Prior to their recent destruction, the 6th-7th century, rock-cut Buddha sculptures in the Bamiyan Valley of central Afghanistan were considered the largest in the world. Known collectively as the Bamiyan Buddhas, the two monumental sculptures have amazed both Buddhist and non-Buddhist visitors for more than a thousand years. Like many of the world’s great ancient monuments, little is known about who commissioned the Bamiyan Buddhas or the sculptors who carved them. However, their very existence points to the importance of the Buddhist faith and the Bamiyan Valley during this period. Buddhism along the Silk Route Bamiyan is located between the Indian subcontinent (to the southeast) and Central Asia (to the north), which made it an important location close to one of the most important branches of the Silk Route. The Silk Route was an ancient series of linked trade routes that connected the East to the West and carried both material wealth and ideas. Bamiyan’s central location along the Silk Route, along with its fertile plains amid harsh terrain, made it an ideal location for merchants and missionaries to stop during their travels. Many of the missionaries and merchants in this area during the middle of the first millennium were practitioners of the Buddhist faith. Buddhism had long been an important religion in the region, having been introduced during the early Kushan period.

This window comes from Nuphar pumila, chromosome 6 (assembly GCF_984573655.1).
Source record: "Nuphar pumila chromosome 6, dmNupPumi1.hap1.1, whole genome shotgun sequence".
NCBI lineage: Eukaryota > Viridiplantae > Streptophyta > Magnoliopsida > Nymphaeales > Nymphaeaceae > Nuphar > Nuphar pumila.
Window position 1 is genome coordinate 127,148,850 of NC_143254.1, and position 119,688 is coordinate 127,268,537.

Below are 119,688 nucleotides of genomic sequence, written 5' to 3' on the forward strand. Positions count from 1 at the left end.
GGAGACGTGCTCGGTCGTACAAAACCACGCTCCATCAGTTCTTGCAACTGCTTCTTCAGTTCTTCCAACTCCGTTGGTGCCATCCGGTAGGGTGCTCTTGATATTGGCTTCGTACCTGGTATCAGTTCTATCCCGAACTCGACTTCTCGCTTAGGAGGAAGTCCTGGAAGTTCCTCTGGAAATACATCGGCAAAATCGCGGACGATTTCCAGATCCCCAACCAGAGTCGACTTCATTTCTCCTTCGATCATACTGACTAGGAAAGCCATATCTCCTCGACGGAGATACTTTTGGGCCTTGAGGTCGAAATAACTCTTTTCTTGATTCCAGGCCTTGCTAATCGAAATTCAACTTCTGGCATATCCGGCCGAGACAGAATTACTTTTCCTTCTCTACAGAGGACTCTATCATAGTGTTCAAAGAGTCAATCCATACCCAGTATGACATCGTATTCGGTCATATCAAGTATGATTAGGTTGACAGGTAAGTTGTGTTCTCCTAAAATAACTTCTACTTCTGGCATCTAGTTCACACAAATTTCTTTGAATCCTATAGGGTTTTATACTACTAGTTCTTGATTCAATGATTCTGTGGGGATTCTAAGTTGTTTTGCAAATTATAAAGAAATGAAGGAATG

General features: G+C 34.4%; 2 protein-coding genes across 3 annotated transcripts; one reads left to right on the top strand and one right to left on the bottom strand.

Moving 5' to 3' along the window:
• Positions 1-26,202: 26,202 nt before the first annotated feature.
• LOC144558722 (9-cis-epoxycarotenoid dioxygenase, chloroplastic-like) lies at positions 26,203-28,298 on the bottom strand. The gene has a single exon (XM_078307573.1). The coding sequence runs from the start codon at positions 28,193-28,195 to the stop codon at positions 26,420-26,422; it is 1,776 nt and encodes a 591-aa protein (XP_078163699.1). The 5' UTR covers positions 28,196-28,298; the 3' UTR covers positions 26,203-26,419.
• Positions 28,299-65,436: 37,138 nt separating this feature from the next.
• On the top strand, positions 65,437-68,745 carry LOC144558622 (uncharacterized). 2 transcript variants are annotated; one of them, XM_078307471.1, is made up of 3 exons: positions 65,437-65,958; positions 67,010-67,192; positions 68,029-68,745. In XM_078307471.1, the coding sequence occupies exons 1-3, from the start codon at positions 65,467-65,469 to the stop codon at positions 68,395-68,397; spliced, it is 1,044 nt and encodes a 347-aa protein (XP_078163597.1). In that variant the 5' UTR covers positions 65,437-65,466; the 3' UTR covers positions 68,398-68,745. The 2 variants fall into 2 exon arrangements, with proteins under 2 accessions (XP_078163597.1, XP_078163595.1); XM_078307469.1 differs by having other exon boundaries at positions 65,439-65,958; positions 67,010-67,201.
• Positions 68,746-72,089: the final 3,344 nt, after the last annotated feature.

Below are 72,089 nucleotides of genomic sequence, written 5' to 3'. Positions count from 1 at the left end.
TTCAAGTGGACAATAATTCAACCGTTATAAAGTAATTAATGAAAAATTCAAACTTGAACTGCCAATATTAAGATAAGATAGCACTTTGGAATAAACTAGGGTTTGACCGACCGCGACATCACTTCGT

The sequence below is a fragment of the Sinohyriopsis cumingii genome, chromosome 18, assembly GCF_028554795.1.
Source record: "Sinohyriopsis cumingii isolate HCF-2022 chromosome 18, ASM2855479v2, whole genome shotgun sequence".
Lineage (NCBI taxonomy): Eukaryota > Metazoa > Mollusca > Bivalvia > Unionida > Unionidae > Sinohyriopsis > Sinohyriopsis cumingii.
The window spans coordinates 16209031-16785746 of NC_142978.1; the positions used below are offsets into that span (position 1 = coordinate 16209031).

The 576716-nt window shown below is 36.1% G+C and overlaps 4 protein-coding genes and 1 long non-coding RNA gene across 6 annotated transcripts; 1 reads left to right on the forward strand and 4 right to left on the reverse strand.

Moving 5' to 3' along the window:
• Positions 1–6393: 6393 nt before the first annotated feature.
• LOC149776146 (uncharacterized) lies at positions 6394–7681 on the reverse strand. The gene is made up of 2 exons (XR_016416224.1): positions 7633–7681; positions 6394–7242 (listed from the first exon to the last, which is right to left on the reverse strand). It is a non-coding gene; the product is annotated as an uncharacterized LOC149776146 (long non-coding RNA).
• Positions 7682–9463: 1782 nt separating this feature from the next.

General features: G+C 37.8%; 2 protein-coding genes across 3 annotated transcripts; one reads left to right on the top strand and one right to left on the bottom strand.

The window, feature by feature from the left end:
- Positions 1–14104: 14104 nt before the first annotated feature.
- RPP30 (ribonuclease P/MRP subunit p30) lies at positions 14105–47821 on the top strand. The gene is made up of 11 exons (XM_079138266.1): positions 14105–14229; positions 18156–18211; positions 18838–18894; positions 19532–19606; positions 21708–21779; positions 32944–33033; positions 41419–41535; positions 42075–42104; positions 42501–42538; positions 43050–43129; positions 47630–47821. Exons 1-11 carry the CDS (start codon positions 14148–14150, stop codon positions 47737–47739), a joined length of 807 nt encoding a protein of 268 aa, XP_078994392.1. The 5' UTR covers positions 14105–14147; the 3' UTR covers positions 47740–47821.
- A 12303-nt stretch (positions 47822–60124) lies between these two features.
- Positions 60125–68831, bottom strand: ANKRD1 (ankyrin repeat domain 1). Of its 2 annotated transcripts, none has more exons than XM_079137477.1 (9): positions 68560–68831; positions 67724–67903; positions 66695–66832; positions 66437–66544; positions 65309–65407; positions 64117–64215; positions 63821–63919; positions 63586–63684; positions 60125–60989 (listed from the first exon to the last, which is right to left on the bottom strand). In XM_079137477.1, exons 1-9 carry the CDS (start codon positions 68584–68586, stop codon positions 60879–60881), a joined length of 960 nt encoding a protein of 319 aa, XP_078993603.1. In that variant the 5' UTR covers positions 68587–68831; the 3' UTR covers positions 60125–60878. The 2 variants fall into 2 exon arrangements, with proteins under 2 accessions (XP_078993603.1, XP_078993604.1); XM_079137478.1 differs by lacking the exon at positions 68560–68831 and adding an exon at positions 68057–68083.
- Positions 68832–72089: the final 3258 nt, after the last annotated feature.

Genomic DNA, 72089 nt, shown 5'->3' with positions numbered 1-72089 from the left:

Monumental Buddhas Prior to their destruction in 2001, two monumental Buddha sculptures could be seen carved into the cliff facing the Bamiyan Valley. The larger of the two figures, located on the western end (on the right in the photo above), measured 175 feet in height. The art historian Susan Huntington has argued that it represented the Buddha Vairochana. The smaller of the two monumental statues, located to the east, depicted the Buddha Shakyamuni. This figure was also enormous and measured 120 feet in height. Both images were carved into niches of the cliff side in high relief. The area near the heads of both Buddha figures and the area around the larger Buddha’s feet were carved in the round, allowing worshippers to circumambulate. Circumambulation, which is the act of walking around an object such as a stupa (a reliquary mound) or an image of the Buddha, is a common practice in Buddhist worship. Destruction Mullah Omar ordered Taliban forces to demolish the Bamiyan Buddhas in 2001. The destruction was complete. Only outlines of the figures and a few details remain. The direction to destroy the Buddha images was motivated, in part, by the Taliban’s extreme iconoclastic campaign as well as their disdain for western interest and funding that had gone to protecting the images while there was an intense and growing need for humanitarian aid in the region. The Taliban’s claim that destroying the Buddha sculptures was an Islamic act is belied by the fact that Bamiyan had become predominantly Muslim by the 10th century and that the sculptures had up until 2001 remained a largely intact. The destruction of the Bamiyan Buddhas was a huge loss for our understanding of human history. However, even in darkness light has a way of emerging. Since their destruction several new discoveries have been made near the sites of the Bamiyan Buddhas including the discovery of fragments of a 62-foot long reclining Buddha.